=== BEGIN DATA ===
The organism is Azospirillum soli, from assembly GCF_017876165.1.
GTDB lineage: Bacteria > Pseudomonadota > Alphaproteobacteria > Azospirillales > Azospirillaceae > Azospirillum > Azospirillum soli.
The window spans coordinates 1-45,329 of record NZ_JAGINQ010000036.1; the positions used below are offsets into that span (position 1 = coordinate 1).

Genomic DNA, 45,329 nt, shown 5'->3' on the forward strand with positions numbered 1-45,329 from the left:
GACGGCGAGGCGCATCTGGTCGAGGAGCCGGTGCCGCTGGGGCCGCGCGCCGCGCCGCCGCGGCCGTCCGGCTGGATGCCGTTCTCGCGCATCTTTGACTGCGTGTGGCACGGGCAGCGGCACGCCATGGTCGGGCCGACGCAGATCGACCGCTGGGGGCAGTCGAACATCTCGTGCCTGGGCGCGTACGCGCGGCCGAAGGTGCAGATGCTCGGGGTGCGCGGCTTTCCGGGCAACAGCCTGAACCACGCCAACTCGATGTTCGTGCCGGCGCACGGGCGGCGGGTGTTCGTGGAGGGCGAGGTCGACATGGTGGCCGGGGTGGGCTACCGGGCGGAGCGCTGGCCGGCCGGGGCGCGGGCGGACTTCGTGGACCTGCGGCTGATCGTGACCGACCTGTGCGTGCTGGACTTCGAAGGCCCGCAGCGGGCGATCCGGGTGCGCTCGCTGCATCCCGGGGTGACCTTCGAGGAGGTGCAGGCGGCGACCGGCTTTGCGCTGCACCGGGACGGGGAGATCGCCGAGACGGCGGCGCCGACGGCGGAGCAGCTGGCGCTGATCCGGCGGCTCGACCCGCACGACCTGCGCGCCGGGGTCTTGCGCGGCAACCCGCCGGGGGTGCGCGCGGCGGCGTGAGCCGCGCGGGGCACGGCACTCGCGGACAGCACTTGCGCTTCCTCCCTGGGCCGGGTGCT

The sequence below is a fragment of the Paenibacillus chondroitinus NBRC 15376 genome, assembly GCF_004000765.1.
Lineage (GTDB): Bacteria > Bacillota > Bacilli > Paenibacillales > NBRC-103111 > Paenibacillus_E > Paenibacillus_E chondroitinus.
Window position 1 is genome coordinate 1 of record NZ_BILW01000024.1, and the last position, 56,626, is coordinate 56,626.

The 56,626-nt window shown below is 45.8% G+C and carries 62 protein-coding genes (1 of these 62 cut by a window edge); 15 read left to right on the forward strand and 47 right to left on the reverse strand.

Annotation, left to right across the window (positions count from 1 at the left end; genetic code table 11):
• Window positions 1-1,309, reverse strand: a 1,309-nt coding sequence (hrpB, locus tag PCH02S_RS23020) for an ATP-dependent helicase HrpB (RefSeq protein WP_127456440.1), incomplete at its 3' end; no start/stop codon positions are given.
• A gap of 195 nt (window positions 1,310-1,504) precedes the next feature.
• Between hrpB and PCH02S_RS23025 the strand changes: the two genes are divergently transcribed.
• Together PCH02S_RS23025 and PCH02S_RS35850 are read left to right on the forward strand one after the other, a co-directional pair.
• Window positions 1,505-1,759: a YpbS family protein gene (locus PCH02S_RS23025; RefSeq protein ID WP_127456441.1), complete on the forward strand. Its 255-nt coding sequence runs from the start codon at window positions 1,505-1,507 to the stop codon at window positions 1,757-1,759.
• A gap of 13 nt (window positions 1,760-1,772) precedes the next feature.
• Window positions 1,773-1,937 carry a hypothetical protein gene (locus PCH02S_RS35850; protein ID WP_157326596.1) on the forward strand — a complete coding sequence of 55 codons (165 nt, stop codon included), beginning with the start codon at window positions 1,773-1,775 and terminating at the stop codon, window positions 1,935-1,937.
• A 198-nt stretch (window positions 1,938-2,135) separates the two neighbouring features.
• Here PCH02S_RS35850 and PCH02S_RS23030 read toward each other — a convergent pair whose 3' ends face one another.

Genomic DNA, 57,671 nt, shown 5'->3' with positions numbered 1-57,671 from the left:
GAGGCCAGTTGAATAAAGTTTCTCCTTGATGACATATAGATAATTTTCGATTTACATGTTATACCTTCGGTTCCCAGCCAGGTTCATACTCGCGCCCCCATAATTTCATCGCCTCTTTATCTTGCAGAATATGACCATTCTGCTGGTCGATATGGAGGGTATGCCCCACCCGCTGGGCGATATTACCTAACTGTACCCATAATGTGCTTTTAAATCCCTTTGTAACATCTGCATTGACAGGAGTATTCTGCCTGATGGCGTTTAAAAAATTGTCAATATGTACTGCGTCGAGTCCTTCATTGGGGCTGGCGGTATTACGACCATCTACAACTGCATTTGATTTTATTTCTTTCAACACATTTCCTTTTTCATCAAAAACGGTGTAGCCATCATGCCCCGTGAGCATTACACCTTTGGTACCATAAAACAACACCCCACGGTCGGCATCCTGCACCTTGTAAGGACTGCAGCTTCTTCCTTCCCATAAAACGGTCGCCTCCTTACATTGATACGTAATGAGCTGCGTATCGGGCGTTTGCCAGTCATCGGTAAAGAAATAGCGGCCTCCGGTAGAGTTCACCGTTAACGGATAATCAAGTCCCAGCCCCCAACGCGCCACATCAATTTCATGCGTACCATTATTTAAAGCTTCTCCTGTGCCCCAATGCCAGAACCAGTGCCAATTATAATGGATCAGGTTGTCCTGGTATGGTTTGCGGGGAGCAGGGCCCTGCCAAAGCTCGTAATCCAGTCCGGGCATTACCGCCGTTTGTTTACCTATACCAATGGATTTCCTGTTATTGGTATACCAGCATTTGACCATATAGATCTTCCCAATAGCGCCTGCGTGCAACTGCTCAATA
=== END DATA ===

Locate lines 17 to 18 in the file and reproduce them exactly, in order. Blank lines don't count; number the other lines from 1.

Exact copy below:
• Window positions 1,773-1,937 carry a hypothetical protein gene (locus PCH02S_RS35850; protein ID WP_157326596.1) on the forward strand — a complete coding sequence of 55 codons (165 nt, stop codon included), beginning with the start codon at window positions 1,773-1,775 and terminating at the stop codon, window positions 1,935-1,937.
• A 198-nt stretch (window positions 1,938-2,135) separates the two neighbouring features.